1. Thank you so much Shaivi! This rule applies to all relationships that are close and mean a lot to us. And it is so easy to break a bond while it is a gargantuan task to nurture one.


  3. I thought as if I was reading about me and us, i.e. me and my husband. I do all the things you have listed and he does too! Esp.after retirement clearing vessels and making coffee in the morning and evening is his job…well…he took over, sort of! I think I have written in my post about ‘how I got married’ that our taste about music and reading was nearly common. He was, not is, very very short tempered until some years back but has mellowed down now. My sister says that I talk like him a lot…I think after so many years of marriage this happens with couples. 44 years of marriage! Once he said that he wanted to turn the clock back, just to erase the negative things in our marriage and I don’t think I will ever forget it. Well…I would be happy if the current generation thinks about the plus points of the spouse also while brooding about the negative points, the marriage will definitely survive for a long long time.

    Enjoyed reading this post of yours, Zephyr! Very relevant!


    1. Indeed 44 years is a long time and yes, I remember your posts about your meeting and getting married to your husband 🙂 I can understand him having mellowed. We all do, over time, don’t we? They also become more concerned and protective as we age, not like when they are solicitous when we are younger. That is a different kind of caring. Thanks for sharing your experience here. I am sure the younger readers will benefit from it, Sandhya 🙂


  4. That is such a sweet post, and I only wish other couples saw their relationships the same way too. The division of labour to be half-half may not be possible but it shouldn’t be a large ratio either, which is the case in many households sadly. Loved this inspiring read.


    1. Thanks Dashy. Except in abusive relationships, often all it takes is a firm stand on things before the partner complies. All said and done, every couple has to work it out for themselves.


  5. This was such a beautiful one and so true! Especially the line about how our mothers knew what the sense of equality meant. I wish more of this (my) generation’s women understand and internalize this sentiment.


    1. Hey, A-Kay, where have you been? Successive generations while evolving in many respects are also losing out on a lot of wisdom the earlier generations had and practised in life. I would think that only if we manage to retain such wisdom and build on it that relationships can come of age, so to speak 🙂


      1. A kay · · Reply

        I have been here but has been ages since I visited any blog till I stumbled upon yours again on twitter 🙂


  6. What a lovely post! I discovered that when our expectations of anyone in any relationship make us feel let down, what is really happening is that we have failed to make that person into what we “expect” from them. Accepting them as they are but yet loving them is very difficult at first but gets better with time. Keep writing!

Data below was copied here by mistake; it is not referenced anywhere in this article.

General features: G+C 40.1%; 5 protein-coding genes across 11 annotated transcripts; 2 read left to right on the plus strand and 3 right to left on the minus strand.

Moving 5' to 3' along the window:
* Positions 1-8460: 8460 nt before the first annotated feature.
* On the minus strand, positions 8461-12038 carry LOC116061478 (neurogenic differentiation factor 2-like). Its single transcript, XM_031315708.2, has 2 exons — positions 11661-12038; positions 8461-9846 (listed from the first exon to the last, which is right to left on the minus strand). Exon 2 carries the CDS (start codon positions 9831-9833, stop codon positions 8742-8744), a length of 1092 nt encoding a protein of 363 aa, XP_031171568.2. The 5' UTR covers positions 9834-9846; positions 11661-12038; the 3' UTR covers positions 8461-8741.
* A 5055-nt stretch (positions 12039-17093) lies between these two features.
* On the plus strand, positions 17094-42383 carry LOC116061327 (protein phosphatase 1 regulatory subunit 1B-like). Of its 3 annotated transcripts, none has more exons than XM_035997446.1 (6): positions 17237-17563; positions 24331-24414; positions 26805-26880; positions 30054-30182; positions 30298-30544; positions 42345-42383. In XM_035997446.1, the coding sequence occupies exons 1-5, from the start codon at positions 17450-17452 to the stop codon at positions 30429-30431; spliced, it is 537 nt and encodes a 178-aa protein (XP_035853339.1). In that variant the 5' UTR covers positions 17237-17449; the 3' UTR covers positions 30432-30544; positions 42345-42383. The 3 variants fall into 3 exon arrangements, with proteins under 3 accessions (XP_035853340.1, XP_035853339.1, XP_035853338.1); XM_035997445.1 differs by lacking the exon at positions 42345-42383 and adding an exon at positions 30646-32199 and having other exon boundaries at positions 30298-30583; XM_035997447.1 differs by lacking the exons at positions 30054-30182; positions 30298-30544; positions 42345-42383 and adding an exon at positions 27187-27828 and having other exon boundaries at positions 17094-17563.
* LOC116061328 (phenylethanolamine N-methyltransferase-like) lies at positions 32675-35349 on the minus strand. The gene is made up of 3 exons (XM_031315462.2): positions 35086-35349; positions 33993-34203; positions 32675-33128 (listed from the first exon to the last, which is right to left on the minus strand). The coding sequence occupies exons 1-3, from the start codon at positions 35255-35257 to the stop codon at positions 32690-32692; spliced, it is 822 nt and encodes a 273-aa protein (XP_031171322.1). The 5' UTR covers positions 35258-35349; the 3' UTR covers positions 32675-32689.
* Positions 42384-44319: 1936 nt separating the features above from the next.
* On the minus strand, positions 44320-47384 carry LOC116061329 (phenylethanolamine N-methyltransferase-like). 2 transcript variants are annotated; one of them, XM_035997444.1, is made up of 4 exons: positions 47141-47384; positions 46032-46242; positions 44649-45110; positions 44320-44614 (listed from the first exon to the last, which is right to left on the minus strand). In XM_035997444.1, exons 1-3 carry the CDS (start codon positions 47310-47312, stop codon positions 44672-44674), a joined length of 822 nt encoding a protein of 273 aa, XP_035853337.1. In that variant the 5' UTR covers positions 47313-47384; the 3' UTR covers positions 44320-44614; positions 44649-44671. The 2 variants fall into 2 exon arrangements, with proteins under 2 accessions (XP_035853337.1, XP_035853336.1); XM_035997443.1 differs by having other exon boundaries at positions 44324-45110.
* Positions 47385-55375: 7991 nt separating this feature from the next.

1. Thank you Handwrittenonly 🙂 You have made a very valid point here – about why we feel let down in a relationship. Changing the other is the easiest way to kill any relationship. But as you say, accepting a person with all their flaws can only come with time. I do keep writing regularly. Please visit regularly too 🙂


  7. I don’t recollect reading this post. Maybe it was long before I knew you or Rachna or before I entered blogging. Lovely and cute post 🙂 can’t agree more with what you said…of course, you are wiser than anyone I know when it comes to explaining about relationships 🙂 I completely agree with the tolerance part.

    Liked by 1 person

    1. I don’t think you had begun reading me when I wrote this for Rachna. Thanks for your faith in my wisdom 😀 I need someone to tell me that from time to time, ok? 😀


  8. these days there is rampant feminism and i dunno what this mania is all about.whenever i go through social media,i see words like AM A FEMINIST AND ITS MAN’S WORLD,BE BOLD FOR CHANGE.these women are killing culture without understanding past ,women and men lived comfortably without these activist voices looking for attention. current generation men and women lack culture so divorce rate is high.if a girl wants to convey something to her husband who lives in the same house,she tweets on her twitter handle to convey her displeasure.i don’t understand what kind of world do we live in.these days relationships are like tweets limited to 140 characters and they don’t extend beyond that.

    its really hard to find a girl or boy like in past with culture/character.i came across a working woman on twitter who complains everyday that her kid upbringing is burden.why to have kid if you don’t have patience.people end up with divorce when they do things without planning.i really really hate feminists and they are very unpleasant and very superficial.


    1. Feminism in its true form is needed today, as it was needed before. This post is about sharing, compromising, making adjustments in one’s lifestyle, looking inward and more – all needed for good relationships. Thank you for sharing your views, Rakesh.


  9. A joy to read this post all over again. I remember how you’d done it for me at a very short notice. Always love your relationship posts as you and I have the same wavelength. Of course, you have much more wisdom than I do. What can I say? No relationship is equal, especially that between a husband and a wife. And with time, we evolve our own ways to tolerate each other’s weird habits and nurture the good ones. 🙂

    Liked by 1 person

    1. I had never thought I could write a post in a day! Least of all a guest post, but thanks to your confidence in me, I did too 🙂 Wisdom comes with hard knocks and trial error, provided one perseveres. We all evolve our own ratios of work division and minor and major adjustments over time, but unfortunately many couples don’t have the patience to stick it out.


  10. Really enjoyed this post for the exact reasons you’ve mentioned above 🙂 My husband and I will complete 16 years this May and I am glad to say we’ve grown together as a couple from saying ‘I don’t think we are compatible’ to progressing to ‘You know, you’re not that bad.’ Now there’s a sense of cozy comfort I can’t feel with anyone else. We’ve grown into each other and it’s a pleasure, simply a joy to be able to see each other’s face in the morning. He’s a fabulous cook, a wonderful dad and has a sense of humour I’d give my right arm for, if I could.

    Your posts ALWAYS make me smile, Zephyr 🙂


    1. Thank you dear for your happy comment. I am so glad my posts make you smile 🙂 When we begin looking at ourselves a little critically we can become more tolerant towards our spouses. Barring abusive relationships, all normal ones settle down into a comfort zone where both find solace and support in each other. And oh yes, sometimes we go through phases when we feel we can’t stand a moment more of it all too 😀

      May your togetherness grow deeper with time, Shailaja 🙂